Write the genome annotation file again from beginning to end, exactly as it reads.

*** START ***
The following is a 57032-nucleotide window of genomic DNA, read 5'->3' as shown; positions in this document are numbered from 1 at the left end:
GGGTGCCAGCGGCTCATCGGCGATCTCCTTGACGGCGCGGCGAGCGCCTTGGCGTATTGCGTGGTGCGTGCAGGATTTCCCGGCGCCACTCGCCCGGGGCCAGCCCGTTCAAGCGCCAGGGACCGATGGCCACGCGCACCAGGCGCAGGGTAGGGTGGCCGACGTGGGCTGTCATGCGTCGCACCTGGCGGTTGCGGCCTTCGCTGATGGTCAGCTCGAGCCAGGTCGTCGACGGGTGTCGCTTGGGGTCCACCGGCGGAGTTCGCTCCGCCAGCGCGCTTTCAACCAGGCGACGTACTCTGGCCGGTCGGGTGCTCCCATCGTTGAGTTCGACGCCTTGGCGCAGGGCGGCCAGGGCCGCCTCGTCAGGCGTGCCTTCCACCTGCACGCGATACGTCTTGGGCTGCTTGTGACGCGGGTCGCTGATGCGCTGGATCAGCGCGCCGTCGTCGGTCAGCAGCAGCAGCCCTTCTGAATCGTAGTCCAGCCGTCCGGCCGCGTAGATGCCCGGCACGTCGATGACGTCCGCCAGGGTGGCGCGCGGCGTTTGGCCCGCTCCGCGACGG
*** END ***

The following is a 57032-nucleotide window of genomic DNA, read 5'->3' as shown; positions in this document are numbered from 1 at the left end:
GGGTGCCAGCGGCTCATCGGCGATCTCCTTGACGGCGCGGCGAGCGCCTTGGCGTATTGCGTGGTGCGTGCAGGATTTCCCGGCGCCACTCGCCCGGGGCCAGCCCGTTCAAGCGCCAGGGACCGATGGCCACGCGCACCAGGCGCAGGGTAGGGTGGCCGACGTGGGCTGTCATGCGTCGCACCTGGCGGTTGCGGCCTTCGCTGATGGTCAGCTCGAGCCAGGTCGTCGACGGGTGTCGCTTGGGGTCCACCGGCGGAGTTCGCTCCGCCAGCGCGCTTTCAACCAGGCGACGTACTCTGGCCGGTCGGGTGCTCCCATCGTTGAGTTCGACGCCTTGGCGCAGGGCGGCCAGGGCCGCCTCGTCAGGCGTGCCTTCCACCTGCACGCGATACGTCTTGGGCTGCTTGTGACGCGGGTCGCTGATGCGCTGGATCAGCGCGCCGTCGTCGGTCAGCAGCAGCAGCCCTTCTGAATCGTAGTCCAGCCGTCCGGCCGCGTAGATGCCCGGCACGTCGATGACGTCCGCCAGGGTGGCGCGCGGCGTTTGGCCCGCTCCGCGACGG